Jay W. Hollins, Appellant, v. Department of Corrections, State of Iowa, Appellee, 969 F.2d 606 (8th Cir. 1992)

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US Court of Appeals for the Eighth Circuit - 969 F.2d 606 (8th Cir. 1992) Submitted March 13, 1992. Decided July 1, 1992. Rehearing and Rehearing En Banc Denied Aug. 7, 1992

Gary L. Robinson, Cedar Rapids, Iowa, argued, for appellant.

Thomad D. McGrane, Asst. Atty. Gen., Des Moines, Iowa, argued, for appellee.

Before JOHN R. GIBSON, Circuit Judge, FLOYD R. GIBSON, Senior Circuit Judge, and LOKEN, Circuit Judge.

JOHN R. GIBSON, Circuit Judge.

Jay W. Hollins appeals from the denial of his petition for a writ of habeas corpus under 28 U.S.C. § 2254 (1988). Hollins was convicted of first-degree murder and sentenced to life imprisonment. He argues, as he did in the district court, that the state trial court violated his constitutional rights by: (1) failing to sever his case from that of his codefendant; (2) admitting certain hearsay testimony; and (3) failing to grant his motion for a judgment of acquittal. We affirm the judgment of the district court.1 

Hollins was charged with knowingly aiding and abetting his co-defendant, Ronald Brown, in killing Alvin R. Davidson, a Waterloo, Iowa, attorney. Hollins and Brown were tried together and a jury found both guilty of first-degree murder. Hollins was sentenced to life imprisonment. The Iowa Supreme Court affirmed the conviction. State v. Hollins, 397 N.W.2d 701 (Iowa 1986).

Hollins brought this habeas corpus action in district court after exhausting his remedies in state courts. The district court held that the trial court's failure to sever Hollins' trial from Brown's did not violate Hollins' constitutional rights. Hollins v. Iowa Dep't of Corrections, No. 88-2042, slip op. at 4 (N.D. Iowa July 8, 1991). The district court stated that in such cases Hollins bore the burden of establishing that a reasonable jury would have reached a different result in a separate trial because it could not be expected to separately consider the evidence against each codefendant. Id. at 3.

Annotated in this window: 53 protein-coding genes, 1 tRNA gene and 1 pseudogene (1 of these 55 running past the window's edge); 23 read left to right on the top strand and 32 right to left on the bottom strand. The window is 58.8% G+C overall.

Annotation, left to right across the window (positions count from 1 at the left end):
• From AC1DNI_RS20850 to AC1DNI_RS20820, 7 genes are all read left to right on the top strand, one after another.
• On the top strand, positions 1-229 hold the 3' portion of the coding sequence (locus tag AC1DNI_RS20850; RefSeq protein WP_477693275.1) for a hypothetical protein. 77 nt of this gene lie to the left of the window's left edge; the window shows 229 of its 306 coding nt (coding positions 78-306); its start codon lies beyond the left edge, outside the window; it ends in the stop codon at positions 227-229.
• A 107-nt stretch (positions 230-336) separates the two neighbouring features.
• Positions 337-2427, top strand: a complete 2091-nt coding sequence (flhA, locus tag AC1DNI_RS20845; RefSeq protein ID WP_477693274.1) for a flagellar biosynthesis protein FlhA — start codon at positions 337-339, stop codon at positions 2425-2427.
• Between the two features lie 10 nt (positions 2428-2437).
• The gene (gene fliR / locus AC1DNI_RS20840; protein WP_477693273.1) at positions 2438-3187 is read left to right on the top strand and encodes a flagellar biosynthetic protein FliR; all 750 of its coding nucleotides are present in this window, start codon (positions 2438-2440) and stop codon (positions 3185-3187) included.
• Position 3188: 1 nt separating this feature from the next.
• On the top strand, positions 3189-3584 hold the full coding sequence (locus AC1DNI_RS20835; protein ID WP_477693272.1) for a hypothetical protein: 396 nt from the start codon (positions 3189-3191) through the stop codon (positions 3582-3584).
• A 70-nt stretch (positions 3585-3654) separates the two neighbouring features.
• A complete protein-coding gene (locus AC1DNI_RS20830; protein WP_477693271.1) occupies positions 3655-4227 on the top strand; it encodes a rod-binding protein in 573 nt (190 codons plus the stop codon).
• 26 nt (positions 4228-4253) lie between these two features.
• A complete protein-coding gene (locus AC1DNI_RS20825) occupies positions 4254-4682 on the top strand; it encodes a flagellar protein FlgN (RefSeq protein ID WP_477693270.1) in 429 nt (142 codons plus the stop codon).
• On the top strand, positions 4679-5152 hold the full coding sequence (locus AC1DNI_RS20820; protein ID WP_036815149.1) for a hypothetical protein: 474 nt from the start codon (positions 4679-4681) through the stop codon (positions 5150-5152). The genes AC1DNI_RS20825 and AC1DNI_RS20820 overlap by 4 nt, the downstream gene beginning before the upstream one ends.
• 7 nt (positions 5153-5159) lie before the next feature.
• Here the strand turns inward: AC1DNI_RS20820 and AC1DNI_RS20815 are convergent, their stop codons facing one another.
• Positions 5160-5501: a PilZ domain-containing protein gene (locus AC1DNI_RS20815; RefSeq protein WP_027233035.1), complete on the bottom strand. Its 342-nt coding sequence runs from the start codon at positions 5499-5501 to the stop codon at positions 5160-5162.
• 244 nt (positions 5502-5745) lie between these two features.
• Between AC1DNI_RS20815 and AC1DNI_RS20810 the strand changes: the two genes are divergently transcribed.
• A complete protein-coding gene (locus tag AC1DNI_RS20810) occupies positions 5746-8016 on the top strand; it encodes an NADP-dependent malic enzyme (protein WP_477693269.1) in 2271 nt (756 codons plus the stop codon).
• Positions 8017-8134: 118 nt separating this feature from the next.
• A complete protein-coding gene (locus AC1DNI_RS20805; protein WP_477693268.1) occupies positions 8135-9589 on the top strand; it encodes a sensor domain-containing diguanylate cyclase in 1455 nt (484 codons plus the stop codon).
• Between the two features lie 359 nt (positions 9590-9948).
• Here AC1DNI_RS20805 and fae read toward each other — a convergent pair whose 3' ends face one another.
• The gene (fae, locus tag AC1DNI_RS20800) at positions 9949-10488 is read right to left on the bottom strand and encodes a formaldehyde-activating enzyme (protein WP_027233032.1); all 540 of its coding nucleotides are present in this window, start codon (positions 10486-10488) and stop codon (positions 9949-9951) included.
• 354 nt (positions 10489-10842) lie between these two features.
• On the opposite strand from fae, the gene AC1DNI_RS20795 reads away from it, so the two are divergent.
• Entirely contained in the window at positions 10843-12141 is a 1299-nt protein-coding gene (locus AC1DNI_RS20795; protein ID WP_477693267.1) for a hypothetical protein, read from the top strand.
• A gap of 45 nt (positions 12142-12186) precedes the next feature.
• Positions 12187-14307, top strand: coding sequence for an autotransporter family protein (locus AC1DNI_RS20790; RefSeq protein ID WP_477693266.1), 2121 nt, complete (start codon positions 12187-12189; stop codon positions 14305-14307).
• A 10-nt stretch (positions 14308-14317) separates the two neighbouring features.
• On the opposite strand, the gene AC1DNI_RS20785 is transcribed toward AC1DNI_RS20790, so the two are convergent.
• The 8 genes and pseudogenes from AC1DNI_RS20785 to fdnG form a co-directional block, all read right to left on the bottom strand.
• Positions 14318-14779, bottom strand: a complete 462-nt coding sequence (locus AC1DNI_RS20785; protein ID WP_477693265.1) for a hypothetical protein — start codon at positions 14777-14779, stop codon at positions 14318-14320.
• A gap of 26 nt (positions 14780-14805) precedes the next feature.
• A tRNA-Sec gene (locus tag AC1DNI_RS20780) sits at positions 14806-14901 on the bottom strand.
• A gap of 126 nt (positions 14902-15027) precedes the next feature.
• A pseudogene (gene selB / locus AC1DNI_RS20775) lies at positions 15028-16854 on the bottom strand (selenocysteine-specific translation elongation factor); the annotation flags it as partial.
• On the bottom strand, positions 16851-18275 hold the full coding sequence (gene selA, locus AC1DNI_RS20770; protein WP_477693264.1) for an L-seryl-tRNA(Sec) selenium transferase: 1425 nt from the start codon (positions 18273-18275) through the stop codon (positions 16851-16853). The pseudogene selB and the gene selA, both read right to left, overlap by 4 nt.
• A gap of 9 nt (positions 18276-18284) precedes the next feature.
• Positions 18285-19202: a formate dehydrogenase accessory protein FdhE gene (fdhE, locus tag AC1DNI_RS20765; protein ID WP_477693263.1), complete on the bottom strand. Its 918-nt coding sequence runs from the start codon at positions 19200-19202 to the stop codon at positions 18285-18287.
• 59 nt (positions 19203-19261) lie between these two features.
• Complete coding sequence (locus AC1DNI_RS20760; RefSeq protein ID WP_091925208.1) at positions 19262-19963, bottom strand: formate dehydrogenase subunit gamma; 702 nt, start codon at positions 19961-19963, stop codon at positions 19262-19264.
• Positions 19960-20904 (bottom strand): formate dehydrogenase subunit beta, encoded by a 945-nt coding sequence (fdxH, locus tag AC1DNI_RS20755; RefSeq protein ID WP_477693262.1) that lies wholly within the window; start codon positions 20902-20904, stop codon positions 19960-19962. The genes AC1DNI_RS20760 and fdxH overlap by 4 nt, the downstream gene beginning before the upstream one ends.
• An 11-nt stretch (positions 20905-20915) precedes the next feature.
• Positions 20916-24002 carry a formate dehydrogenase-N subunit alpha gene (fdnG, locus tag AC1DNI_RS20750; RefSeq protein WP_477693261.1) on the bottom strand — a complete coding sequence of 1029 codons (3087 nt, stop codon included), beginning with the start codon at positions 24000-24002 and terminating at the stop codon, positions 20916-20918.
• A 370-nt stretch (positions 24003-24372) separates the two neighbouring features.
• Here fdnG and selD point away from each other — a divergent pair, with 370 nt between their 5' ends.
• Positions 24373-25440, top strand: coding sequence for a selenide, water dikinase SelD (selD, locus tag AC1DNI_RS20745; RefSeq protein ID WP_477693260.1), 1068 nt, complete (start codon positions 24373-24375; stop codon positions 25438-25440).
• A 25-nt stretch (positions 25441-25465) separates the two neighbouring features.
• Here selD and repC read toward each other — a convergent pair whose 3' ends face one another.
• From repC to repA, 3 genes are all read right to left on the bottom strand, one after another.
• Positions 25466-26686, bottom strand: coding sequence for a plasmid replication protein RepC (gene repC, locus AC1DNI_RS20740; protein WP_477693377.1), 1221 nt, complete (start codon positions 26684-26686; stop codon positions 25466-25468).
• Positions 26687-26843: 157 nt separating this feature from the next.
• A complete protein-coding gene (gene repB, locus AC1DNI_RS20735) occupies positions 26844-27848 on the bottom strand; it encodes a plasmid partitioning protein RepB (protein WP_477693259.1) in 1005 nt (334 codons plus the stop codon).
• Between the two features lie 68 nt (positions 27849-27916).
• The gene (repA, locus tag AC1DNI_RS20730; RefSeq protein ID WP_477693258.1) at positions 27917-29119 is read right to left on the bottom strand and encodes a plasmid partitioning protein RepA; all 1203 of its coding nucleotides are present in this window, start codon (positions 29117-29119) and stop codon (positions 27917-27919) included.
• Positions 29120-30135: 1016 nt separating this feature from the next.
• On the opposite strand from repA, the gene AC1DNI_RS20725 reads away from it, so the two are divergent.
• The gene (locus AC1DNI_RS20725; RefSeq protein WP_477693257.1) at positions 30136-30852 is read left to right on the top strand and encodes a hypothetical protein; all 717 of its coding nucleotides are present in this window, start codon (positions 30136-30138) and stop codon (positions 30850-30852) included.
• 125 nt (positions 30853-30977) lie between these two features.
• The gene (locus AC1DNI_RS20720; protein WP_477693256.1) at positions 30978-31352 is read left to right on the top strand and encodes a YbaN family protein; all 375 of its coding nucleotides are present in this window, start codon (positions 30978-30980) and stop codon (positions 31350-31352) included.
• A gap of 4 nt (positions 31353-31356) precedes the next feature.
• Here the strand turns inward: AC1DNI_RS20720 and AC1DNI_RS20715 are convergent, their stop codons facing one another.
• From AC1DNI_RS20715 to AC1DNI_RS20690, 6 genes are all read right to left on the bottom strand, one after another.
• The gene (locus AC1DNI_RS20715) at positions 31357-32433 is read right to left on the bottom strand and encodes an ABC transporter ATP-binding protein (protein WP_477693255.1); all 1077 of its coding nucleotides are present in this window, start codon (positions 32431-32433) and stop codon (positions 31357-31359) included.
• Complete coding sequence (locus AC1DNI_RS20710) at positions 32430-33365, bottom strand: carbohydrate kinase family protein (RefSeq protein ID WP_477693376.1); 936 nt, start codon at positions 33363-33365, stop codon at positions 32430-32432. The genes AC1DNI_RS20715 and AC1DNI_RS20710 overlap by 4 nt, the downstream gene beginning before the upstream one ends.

The district court rejected the argument that "the complexity and volume of evidence" had prevented the jury from separately considering the evidence offered against each codefendant. Id. It pointed out that the trial, although long, "involved only two defendants, each charged with one crime." Id. It also cited the fact that the trial court had instructed jury members during the trial and before deliberations that they should be careful to "compartmentaliz [e] the evidence" against each defendant. Id. The district court also agreed with the Iowa Supreme Court that severance was not required because of alleged conflict between Hollins' and Brown's defenses. Id. at 4. The district court concluded that Brown's and Hollins' strategies did not center around efforts to incriminate each other and that the defenses were not so irreconcilable as to render the trial fundamentally unfair. Id.

The district court also concluded that any error by the trial court in admitting certain testimony challenged as hearsay did not violate the Confrontation Clause or deny due process. Id. at 6. It also held that the evidence against Hollins was sufficient to support conviction. Id. at 8.

Hollins challenges the Iowa trial court's failure to sever his trial from Brown's, alleging that Brown's defense implicated Hollins to the extent that Hollins was unable to obtain a fair trial. He also contends that the amount and nature of the evidence and the circumstances of the crime were such that the jury could not have separated the evidence as it related to each defendant.

A man wearing a mask and an army field jacket shot Davidson as he was about to enter a Waterloo hotel. About a month after the murder, charges were filed against Hollins, Brown, and an alleged accomplice, Ennis Montgomery. Montgomery agreed to testify against the other two in exchange for immunity.

Montgomery testified that while he waited in a van parked in an alley near the hotel, Brown disappeared with a shotgun. A few minutes later, Montgomery heard a shotgun blast. Then he saw Brown run down the alley, drop the shotgun in a dumpster and jump in the van. Brown cursed the fact he had been unable to shoot Davidson more than once. Evidence tied Brown to Hollins, suggesting that Brown arrived in Waterloo at Hollins' request, and that Brown was a close friend of Hollins' brother, Jan, who was in jail awaiting trial on a charge of attempting to murder Davidson in an earlier incident. Montgomery also testified that the killing was planned by Hollins and Brown. Hollins wanted Davidson killed because of conflicts within the Hollins' family. Davidson was married to Hollins' sister, Virginia Hollins Davidson.